Eugeniu Ștefănescu-Est

Eugeniu Ștefănescu-Est was a Romanian poet, prose writer and visual artist, professionally active as a lawyer. He was active on the local Symbolist scene from ca. 1900, when he became an associate and disciple of Ion Minulescu. Before Worled War I, while he took up jobs as a magistrate, his synaesthesic and extrovert lyrical pieces earned attention, while his cartoons were taken up in magazines such as L'Assiette au Beurre and Furnica, he abandoned the verse genre by the 1920s, earning attention as the author of fairy tales, also trying his hand as a novelist. Losing his eyesight, Ștefănescu-Est spent the last thirty years of his life in anonymity, looked after by his daughter. Born in Craiova to composer George Stephănescu and his wife Eufrosina, he attended high school in Ploiești and at Bucharest's Poenaru and Saint Sava high schools, he made his poetry debut with Toamna in Foaia pentru toți, in 1897. His work was published by Literatorul, the Symbolist review, but saw print in the traditionalist Sămănătorul.

Completing his secondary education with private tutors, Ștefănescu was boarding-school colleagues with Minulescu, his future associate and inspiration. He took his baccalaureate studied law at Bucharest and Paris universities. Around 1903, in France, he debuted as a cartoonist, his work taken up in L'Assiette au Beurre, L'Indiscret, La Chronique Amusante, he obtained a law degree in 1904, finding his first employment as a clerk at the House of Arts, from April 1906, was an assistant judge at Turnu Măgurele. From 1906, as "Est", he began contributing cartoons to George Ranetti's Furnica, his identity was revealed to the public in 1924. His poetic work was featured in Minulescu's Symbolist magazines: Revista Celor L'alți and Insula, where he was one of the main contributors, it appeared in Seara, the Symbolist-friendly newspaper, in Tristan Tzara's Simbolul. For a while, he attended the salon hosted by Alexandru Bogdan-Pitești, the controversial arts patron. In parallel, from 1908, Ștefănescu was judge in training at Ciolăneștii din Deal, Teleorman County, on the Ștorobăneasa–Bârca circuit.

After a brief marriage to an unknown woman from Ciolăneștii din Deal, he wed a Virginia Malcoci Petrescu in September 1911. His first book appeared that year, as Poeme. In interwar Greater Romania, Ștefănescu resumed his practice, transferring to the Ilfov County bar association in April 1923, he became a widower that year. With his work included in 1920s anthologies by Perpessicius and Ion Pillat, his second book of verse, the 1925 Imperii efemere, he became a bailiff at the courthouses in Buzău, Brașov and Alba Iulia, by focusing on writing prose. His modern fairy tales, inspired by Romanian folklore, appeared in 1929 as Păunașul Codrilor, he resigned from the magistracy in September 1934, but continued to write in the folkloric genre, with collections that had Romanian, Arab or Indian themes: Povestea lui Buceag Împărat, Povestea lui Mitu Sucitu, Abdalah și frumoasa Azad. The series was completed with Zastra fachirul, his novels, published during World War II, were Spre o nouă viață, Școala dragostei, Femei moderne.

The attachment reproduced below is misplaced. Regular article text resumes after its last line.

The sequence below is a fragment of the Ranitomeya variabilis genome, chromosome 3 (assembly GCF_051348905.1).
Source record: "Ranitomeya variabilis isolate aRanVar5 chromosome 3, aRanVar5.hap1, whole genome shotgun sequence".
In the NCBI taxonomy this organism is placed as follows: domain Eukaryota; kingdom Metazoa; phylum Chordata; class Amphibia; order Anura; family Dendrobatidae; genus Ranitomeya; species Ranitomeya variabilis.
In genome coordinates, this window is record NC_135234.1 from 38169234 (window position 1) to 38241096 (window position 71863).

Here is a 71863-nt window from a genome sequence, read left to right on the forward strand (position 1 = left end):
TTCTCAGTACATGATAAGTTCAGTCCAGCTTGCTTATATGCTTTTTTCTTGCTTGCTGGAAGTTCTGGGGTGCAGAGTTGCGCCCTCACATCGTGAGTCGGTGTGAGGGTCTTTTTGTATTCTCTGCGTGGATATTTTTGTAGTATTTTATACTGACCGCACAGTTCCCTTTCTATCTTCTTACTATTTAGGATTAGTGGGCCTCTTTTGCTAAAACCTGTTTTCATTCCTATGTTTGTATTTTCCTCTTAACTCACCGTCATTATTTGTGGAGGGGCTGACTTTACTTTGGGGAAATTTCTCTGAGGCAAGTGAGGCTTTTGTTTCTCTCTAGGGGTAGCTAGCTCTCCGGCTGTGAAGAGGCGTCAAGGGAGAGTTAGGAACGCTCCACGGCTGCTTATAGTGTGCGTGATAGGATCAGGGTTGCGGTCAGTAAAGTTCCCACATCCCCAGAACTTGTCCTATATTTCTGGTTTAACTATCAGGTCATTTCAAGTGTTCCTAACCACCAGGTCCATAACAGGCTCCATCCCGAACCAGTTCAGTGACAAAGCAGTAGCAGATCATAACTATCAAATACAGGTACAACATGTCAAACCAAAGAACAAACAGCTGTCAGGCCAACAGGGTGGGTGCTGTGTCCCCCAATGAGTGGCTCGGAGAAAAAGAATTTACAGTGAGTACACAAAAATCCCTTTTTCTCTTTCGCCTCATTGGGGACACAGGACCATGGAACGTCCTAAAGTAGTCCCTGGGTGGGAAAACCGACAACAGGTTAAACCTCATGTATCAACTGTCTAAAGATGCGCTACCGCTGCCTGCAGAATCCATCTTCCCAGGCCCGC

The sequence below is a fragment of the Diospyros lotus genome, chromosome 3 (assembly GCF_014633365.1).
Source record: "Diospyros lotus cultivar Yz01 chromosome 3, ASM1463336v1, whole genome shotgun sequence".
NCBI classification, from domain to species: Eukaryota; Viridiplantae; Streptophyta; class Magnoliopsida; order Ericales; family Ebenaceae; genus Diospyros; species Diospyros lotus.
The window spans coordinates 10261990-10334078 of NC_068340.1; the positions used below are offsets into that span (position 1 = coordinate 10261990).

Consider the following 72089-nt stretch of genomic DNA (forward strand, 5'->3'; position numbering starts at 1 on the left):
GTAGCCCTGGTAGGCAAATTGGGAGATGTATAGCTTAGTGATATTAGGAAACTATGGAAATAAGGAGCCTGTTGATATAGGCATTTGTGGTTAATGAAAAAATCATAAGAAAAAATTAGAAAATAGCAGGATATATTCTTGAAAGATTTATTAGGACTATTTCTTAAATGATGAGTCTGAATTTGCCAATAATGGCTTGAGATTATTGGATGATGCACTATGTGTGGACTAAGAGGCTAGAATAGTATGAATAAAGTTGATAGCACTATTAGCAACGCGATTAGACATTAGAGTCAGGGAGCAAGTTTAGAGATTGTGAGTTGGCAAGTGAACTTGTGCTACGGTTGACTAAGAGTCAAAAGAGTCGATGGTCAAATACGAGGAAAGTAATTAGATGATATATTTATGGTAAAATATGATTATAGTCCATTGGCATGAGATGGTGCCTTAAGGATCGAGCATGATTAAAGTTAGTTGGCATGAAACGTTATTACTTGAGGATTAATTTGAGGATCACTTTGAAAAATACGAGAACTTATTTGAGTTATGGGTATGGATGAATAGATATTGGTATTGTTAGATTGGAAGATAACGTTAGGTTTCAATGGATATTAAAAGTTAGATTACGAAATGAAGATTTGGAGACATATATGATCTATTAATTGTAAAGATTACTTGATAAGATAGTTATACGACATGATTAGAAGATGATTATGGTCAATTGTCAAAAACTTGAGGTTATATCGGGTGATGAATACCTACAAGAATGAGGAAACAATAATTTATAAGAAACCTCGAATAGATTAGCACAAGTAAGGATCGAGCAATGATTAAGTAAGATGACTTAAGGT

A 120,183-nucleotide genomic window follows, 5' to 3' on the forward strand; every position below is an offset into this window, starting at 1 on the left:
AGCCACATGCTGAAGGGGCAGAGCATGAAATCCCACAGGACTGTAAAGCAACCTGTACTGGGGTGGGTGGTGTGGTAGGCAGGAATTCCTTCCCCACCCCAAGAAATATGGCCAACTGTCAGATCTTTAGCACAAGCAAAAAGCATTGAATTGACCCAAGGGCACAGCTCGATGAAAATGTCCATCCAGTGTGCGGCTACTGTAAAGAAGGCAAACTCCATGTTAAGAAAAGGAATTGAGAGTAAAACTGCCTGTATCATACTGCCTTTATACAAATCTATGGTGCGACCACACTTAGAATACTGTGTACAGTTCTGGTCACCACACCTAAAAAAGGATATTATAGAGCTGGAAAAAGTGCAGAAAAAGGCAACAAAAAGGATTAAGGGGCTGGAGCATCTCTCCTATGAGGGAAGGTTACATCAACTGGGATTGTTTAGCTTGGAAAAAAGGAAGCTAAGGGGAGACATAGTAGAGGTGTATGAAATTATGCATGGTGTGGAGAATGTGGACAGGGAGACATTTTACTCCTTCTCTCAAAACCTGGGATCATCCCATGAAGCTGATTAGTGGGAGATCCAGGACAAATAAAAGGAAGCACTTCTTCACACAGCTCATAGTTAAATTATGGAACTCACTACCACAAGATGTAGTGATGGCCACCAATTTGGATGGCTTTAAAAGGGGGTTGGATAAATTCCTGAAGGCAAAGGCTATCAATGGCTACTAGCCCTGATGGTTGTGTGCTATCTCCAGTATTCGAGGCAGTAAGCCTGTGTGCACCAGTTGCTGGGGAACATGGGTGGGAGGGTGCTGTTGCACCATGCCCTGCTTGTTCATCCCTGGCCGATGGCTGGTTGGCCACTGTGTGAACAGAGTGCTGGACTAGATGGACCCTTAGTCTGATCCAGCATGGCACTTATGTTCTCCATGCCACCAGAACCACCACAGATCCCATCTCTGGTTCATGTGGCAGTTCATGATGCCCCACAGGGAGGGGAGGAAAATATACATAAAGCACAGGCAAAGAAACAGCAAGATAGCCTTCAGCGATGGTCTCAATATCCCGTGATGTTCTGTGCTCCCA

By his daughter Margareta, or Marga, was earning notoriety as a visual artist: after working for Straja Țării, she illustrated books by Mihail Drumeș and the literary newspaper Ziarul Copiilor. In 1949, under the communist regime, Ștefănescu-Est unsuccessfully attempted to publish the novella Țara mea frumoasă and the fairy tale Făt-Frumos din agrișe. Forgotten by 1950, he had lost his eyesight; the family was repressed under the new laws: Marga's husband, who had served in the Honor Guard at the Royal Palace, was imprisoned. Giving up on publishing, Marga moved to Galați, where she taught technical drawing at the Faculty of Land Development, she provided for him. In 1968, an anthology listed the poet as deceased, but Ștefănescu gave an interview in 1977 at his Galați home—according to critic Alexandru Piru, this was a "Ionescian" situation, he died in Galați just before turning 99, making him "the dean of Romanian poetry, age-wise". Rediscovered and republished after the Romanian Revolution of 1989, Marga Ștefănescu, remarried Ciurdăreanu, turned 100 in March 2013.

In 1927, the modernist reviewer Eugen Lovinescu suggested that Ștefănescu-Est was a disciple of Ion Minulescu, copying Minulescu's "technique and verbalization". The Symbolist poet-critic N. Davidescu, also the scholar Tudor Vianu, described Ștefănescu-Est as belonging to a "Wallachian", rhetorical and "extrovert", school of Romanian Symbolism. Rating his poems in Simbolul, researcher Paul Cernat finds that they fit in with generically "Symbolist and Art Nouveau cliches". However, according to the literary critic and h